By Simon Rocker
October 26, 2010
Hardly a week goes by without us receiving an inquiry about Jewish school admissions.
It’s almost a year and a half since the courts forced Jewish schools to introduce new entry rules based on religious practice – and parents are still grappling with the consequences.
This week a letter came in from some anonymous “concerned parents” wondering if it was illegal for schools to use synagogue membership as one of their entry criteria.
The courts ruled last year that schools could not accept children simply on the basis of whether their parents were Jewish. This was because Jews are legally classified as an ethnic group and so to admit children according to parental descent falls foul of the laws against racial discrimination.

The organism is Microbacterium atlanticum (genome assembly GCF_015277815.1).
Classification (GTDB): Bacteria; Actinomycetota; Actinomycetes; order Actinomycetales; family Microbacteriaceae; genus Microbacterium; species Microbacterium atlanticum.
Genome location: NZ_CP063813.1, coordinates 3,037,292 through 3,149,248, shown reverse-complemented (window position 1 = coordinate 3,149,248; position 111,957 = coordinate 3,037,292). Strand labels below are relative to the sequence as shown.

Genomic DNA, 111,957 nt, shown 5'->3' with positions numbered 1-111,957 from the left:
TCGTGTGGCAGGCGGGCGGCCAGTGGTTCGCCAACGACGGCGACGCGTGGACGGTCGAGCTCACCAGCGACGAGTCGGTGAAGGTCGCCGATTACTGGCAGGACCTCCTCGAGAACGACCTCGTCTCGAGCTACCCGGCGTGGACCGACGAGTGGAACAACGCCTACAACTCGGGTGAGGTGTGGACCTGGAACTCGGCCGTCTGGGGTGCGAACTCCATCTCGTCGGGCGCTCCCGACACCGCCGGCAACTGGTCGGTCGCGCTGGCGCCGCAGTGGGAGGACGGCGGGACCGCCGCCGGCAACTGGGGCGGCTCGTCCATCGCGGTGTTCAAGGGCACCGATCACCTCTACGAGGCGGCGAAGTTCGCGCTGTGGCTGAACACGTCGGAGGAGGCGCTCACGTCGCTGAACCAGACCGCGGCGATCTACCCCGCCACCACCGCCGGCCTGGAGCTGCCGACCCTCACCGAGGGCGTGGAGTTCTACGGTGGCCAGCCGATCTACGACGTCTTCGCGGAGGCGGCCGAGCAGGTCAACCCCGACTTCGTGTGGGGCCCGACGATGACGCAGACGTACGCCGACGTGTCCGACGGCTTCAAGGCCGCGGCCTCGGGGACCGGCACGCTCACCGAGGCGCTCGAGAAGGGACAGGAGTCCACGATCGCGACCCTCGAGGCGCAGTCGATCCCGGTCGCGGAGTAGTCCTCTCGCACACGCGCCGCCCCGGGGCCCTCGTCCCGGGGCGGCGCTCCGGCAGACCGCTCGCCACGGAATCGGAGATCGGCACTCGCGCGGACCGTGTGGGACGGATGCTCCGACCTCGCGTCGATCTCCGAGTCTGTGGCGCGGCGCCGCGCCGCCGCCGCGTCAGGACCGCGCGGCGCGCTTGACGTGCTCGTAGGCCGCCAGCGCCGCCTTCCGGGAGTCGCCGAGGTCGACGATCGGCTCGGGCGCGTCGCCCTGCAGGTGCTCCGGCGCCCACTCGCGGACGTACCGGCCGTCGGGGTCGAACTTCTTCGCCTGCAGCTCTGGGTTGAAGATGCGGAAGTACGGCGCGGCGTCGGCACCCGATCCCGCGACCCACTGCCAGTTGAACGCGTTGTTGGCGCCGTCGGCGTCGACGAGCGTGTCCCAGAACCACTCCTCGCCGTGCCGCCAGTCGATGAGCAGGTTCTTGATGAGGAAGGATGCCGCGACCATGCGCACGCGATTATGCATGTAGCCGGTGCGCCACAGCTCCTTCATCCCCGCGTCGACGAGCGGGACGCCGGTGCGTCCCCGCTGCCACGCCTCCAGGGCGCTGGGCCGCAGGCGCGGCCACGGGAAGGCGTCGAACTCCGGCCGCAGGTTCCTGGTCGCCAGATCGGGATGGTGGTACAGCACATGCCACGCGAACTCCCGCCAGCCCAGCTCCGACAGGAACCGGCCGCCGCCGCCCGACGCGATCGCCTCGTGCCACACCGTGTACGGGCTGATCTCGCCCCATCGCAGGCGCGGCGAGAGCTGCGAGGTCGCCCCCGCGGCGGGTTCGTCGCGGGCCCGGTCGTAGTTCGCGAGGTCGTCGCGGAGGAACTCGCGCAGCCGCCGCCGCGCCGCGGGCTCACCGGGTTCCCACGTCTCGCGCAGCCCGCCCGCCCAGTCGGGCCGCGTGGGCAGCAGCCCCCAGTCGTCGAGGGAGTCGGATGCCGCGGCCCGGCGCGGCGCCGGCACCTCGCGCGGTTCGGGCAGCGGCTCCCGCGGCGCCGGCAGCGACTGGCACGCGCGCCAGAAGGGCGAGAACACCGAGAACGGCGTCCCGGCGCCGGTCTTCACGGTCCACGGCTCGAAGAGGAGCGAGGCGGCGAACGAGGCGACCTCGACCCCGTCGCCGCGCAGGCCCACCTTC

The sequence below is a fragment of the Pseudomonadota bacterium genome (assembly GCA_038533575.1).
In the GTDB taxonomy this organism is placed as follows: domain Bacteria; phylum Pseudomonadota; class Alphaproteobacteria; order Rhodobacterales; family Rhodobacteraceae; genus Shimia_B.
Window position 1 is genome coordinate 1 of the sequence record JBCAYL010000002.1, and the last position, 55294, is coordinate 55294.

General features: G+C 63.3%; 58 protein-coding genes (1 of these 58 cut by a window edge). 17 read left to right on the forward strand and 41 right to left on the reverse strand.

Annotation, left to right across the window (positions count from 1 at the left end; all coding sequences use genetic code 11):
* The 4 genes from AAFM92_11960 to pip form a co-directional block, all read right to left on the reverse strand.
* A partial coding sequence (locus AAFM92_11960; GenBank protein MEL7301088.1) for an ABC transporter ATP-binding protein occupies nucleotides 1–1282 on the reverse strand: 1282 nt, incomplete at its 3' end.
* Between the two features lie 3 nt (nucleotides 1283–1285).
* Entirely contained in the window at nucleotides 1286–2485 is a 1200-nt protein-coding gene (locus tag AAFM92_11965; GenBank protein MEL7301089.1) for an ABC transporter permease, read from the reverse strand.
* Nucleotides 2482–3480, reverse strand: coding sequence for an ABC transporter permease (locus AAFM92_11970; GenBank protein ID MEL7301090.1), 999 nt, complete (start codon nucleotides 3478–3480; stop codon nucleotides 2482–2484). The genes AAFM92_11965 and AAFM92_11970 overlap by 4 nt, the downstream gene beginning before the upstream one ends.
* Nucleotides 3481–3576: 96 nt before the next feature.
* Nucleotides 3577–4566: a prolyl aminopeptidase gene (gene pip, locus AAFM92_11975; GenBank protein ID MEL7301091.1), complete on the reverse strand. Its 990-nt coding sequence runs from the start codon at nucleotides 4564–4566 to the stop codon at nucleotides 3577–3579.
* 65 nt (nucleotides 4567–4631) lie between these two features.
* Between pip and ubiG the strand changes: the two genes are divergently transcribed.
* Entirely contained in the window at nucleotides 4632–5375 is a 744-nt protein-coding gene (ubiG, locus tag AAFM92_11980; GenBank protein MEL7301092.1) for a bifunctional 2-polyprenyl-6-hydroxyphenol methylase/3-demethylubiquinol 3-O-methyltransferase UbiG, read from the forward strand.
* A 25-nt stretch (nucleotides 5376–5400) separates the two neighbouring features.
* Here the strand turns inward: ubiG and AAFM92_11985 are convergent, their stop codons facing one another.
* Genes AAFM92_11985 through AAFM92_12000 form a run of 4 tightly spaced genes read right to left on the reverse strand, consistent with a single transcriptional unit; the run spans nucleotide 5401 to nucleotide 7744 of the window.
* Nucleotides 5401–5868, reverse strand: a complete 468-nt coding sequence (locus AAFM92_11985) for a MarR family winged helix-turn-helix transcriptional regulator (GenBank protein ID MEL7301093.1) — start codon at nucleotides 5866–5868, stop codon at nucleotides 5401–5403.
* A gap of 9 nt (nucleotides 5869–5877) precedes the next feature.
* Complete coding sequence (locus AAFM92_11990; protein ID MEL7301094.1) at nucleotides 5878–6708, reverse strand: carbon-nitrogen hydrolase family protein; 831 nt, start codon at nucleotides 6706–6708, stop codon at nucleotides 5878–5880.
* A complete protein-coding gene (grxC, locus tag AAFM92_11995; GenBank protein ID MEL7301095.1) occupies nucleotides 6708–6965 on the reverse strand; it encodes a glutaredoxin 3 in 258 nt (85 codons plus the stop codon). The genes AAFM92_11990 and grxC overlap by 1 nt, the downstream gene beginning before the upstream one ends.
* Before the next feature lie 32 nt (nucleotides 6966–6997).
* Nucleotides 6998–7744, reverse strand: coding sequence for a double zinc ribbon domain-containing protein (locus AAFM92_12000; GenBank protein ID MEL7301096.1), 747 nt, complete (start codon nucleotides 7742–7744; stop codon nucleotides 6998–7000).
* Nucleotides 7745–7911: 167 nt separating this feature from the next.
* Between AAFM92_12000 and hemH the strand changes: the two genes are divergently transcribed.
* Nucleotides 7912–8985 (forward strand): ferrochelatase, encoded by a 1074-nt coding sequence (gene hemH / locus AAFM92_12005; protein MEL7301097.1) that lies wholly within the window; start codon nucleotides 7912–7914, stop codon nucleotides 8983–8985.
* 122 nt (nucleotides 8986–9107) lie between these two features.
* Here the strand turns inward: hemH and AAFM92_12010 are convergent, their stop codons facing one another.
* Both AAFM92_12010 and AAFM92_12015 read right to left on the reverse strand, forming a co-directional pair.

But faith schools are allowed to admit children on the basis of religious practice or belief.
The United Synagogue, after taking legal advice, told schools under its denominational umbrella that they could not choose pupils simply on the basis of whether their family belonged to a synagogue or not.
According to the US website: “In order to be a member of a synagogue, one has to pay a fee and for Orthodox synagogue membership, one has to be halachically Jewish. Following the Supreme Court judgment, we have been advised that synagogue membership cannot be used as an admission criterion.”
Other schools beg to differ and do use synagogue membership.
So who is right? It would probably take another court case to arrive at a definitive view…